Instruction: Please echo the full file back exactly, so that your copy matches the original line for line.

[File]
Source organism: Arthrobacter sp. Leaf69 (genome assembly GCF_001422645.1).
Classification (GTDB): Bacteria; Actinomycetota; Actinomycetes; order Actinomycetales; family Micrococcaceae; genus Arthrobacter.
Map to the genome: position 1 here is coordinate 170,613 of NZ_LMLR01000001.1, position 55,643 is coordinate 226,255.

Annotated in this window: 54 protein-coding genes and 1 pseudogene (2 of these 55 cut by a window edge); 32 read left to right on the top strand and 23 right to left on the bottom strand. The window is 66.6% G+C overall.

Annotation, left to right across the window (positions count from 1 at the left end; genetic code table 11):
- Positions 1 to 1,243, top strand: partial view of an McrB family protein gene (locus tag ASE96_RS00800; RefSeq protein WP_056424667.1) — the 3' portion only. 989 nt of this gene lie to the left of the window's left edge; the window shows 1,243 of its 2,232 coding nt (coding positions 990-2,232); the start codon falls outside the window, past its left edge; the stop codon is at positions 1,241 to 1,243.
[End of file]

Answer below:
Source organism: Arthrobacter sp. Leaf69 (genome assembly GCF_001422645.1).
Classification (GTDB): Bacteria; Actinomycetota; Actinomycetes; order Actinomycetales; family Micrococcaceae; genus Arthrobacter.
Map to the genome: position 1 here is coordinate 170,613 of NZ_LMLR01000001.1, position 55,643 is coordinate 226,255.

Annotated in this window: 54 protein-coding genes and 1 pseudogene (2 of these 55 cut by a window edge); 32 read left to right on the top strand and 23 right to left on the bottom strand. The window is 66.6% G+C overall.

Annotation, left to right across the window (positions count from 1 at the left end; genetic code table 11):
- Positions 1 to 1,243, top strand: partial view of an McrB family protein gene (locus tag ASE96_RS00800; RefSeq protein WP_056424667.1) — the 3' portion only. 989 nt of this gene lie to the left of the window's left edge; the window shows 1,243 of its 2,232 coding nt (coding positions 990-2,232); the start codon falls outside the window, past its left edge; the stop codon is at positions 1,241 to 1,243.